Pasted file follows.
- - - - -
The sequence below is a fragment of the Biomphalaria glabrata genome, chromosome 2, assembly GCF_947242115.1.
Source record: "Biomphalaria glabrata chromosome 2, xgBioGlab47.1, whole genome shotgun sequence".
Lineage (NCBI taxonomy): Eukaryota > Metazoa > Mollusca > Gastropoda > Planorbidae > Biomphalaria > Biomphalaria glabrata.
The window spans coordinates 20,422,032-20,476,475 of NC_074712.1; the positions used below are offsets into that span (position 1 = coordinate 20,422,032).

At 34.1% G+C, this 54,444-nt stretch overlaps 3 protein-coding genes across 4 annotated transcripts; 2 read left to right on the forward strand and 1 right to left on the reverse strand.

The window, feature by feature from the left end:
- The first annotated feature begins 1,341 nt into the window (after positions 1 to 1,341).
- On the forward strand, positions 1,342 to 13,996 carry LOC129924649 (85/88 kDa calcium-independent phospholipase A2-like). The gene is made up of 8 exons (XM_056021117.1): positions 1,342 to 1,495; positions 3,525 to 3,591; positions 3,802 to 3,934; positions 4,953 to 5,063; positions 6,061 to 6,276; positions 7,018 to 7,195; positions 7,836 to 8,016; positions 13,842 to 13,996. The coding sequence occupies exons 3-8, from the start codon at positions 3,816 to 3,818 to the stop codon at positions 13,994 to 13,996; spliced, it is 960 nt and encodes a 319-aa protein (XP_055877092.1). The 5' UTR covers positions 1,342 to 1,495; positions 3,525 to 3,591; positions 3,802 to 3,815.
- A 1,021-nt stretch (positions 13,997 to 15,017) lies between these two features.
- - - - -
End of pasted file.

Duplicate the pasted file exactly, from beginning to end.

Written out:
The sequence below is a fragment of the Biomphalaria glabrata genome, chromosome 2, assembly GCF_947242115.1.
Source record: "Biomphalaria glabrata chromosome 2, xgBioGlab47.1, whole genome shotgun sequence".
Lineage (NCBI taxonomy): Eukaryota > Metazoa > Mollusca > Gastropoda > Planorbidae > Biomphalaria > Biomphalaria glabrata.
The window spans coordinates 20,422,032-20,476,475 of NC_074712.1; the positions used below are offsets into that span (position 1 = coordinate 20,422,032).

At 34.1% G+C, this 54,444-nt stretch overlaps 3 protein-coding genes across 4 annotated transcripts; 2 read left to right on the forward strand and 1 right to left on the reverse strand.

The window, feature by feature from the left end:
- The first annotated feature begins 1,341 nt into the window (after positions 1 to 1,341).
- On the forward strand, positions 1,342 to 13,996 carry LOC129924649 (85/88 kDa calcium-independent phospholipase A2-like). The gene is made up of 8 exons (XM_056021117.1): positions 1,342 to 1,495; positions 3,525 to 3,591; positions 3,802 to 3,934; positions 4,953 to 5,063; positions 6,061 to 6,276; positions 7,018 to 7,195; positions 7,836 to 8,016; positions 13,842 to 13,996. The coding sequence occupies exons 3-8, from the start codon at positions 3,816 to 3,818 to the stop codon at positions 13,994 to 13,996; spliced, it is 960 nt and encodes a 319-aa protein (XP_055877092.1). The 5' UTR covers positions 1,342 to 1,495; positions 3,525 to 3,591; positions 3,802 to 3,815.
- A 1,021-nt stretch (positions 13,997 to 15,017) lies between these two features.